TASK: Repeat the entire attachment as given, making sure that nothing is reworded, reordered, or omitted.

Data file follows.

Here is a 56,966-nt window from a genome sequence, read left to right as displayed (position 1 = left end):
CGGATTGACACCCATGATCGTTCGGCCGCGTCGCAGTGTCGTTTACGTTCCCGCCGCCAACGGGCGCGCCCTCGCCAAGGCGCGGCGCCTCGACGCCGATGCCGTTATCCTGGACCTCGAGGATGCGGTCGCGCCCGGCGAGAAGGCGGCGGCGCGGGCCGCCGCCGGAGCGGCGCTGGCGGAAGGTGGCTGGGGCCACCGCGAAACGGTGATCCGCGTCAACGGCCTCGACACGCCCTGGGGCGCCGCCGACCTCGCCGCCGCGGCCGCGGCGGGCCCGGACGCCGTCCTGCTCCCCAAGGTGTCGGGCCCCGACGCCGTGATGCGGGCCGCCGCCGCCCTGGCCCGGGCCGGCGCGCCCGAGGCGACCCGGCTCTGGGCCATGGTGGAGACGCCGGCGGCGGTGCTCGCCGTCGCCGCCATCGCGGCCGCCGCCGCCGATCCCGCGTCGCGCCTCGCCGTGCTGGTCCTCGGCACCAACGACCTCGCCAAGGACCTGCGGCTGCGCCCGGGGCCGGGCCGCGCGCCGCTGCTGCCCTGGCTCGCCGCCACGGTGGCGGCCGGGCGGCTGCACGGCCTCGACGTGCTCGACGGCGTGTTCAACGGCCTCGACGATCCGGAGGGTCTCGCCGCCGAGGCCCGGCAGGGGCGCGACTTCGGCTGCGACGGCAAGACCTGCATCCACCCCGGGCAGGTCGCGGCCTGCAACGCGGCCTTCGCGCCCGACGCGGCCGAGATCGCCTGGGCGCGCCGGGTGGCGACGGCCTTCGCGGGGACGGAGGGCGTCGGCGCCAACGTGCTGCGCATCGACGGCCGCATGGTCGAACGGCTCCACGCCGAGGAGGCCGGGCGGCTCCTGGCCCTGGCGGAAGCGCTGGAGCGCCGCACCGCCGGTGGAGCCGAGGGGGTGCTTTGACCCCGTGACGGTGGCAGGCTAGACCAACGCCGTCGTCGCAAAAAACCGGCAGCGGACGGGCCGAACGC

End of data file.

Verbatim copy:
Here is a 56,966-nt window from a genome sequence, read left to right as displayed (position 1 = left end):
CGGATTGACACCCATGATCGTTCGGCCGCGTCGCAGTGTCGTTTACGTTCCCGCCGCCAACGGGCGCGCCCTCGCCAAGGCGCGGCGCCTCGACGCCGATGCCGTTATCCTGGACCTCGAGGATGCGGTCGCGCCCGGCGAGAAGGCGGCGGCGCGGGCCGCCGCCGGAGCGGCGCTGGCGGAAGGTGGCTGGGGCCACCGCGAAACGGTGATCCGCGTCAACGGCCTCGACACGCCCTGGGGCGCCGCCGACCTCGCCGCCGCGGCCGCGGCGGGCCCGGACGCCGTCCTGCTCCCCAAGGTGTCGGGCCCCGACGCCGTGATGCGGGCCGCCGCCGCCCTGGCCCGGGCCGGCGCGCCCGAGGCGACCCGGCTCTGGGCCATGGTGGAGACGCCGGCGGCGGTGCTCGCCGTCGCCGCCATCGCGGCCGCCGCCGCCGATCCCGCGTCGCGCCTCGCCGTGCTGGTCCTCGGCACCAACGACCTCGCCAAGGACCTGCGGCTGCGCCCGGGGCCGGGCCGCGCGCCGCTGCTGCCCTGGCTCGCCGCCACGGTGGCGGCCGGGCGGCTGCACGGCCTCGACGTGCTCGACGGCGTGTTCAACGGCCTCGACGATCCGGAGGGTCTCGCCGCCGAGGCCCGGCAGGGGCGCGACTTCGGCTGCGACGGCAAGACCTGCATCCACCCCGGGCAGGTCGCGGCCTGCAACGCGGCCTTCGCGCCCGACGCGGCCGAGATCGCCTGGGCGCGCCGGGTGGCGACGGCCTTCGCGGGGACGGAGGGCGTCGGCGCCAACGTGCTGCGCATCGACGGCCGCATGGTCGAACGGCTCCACGCCGAGGAGGCCGGGCGGCTCCTGGCCCTGGCGGAAGCGCTGGAGCGCCGCACCGCCGGTGGAGCCGAGGGGGTGCTTTGACCCCGTGACGGTGGCAGGCTAGACCAACGCCGTCGTCGCAAAAAACCGGCAGCGGACGGGCCGAACGC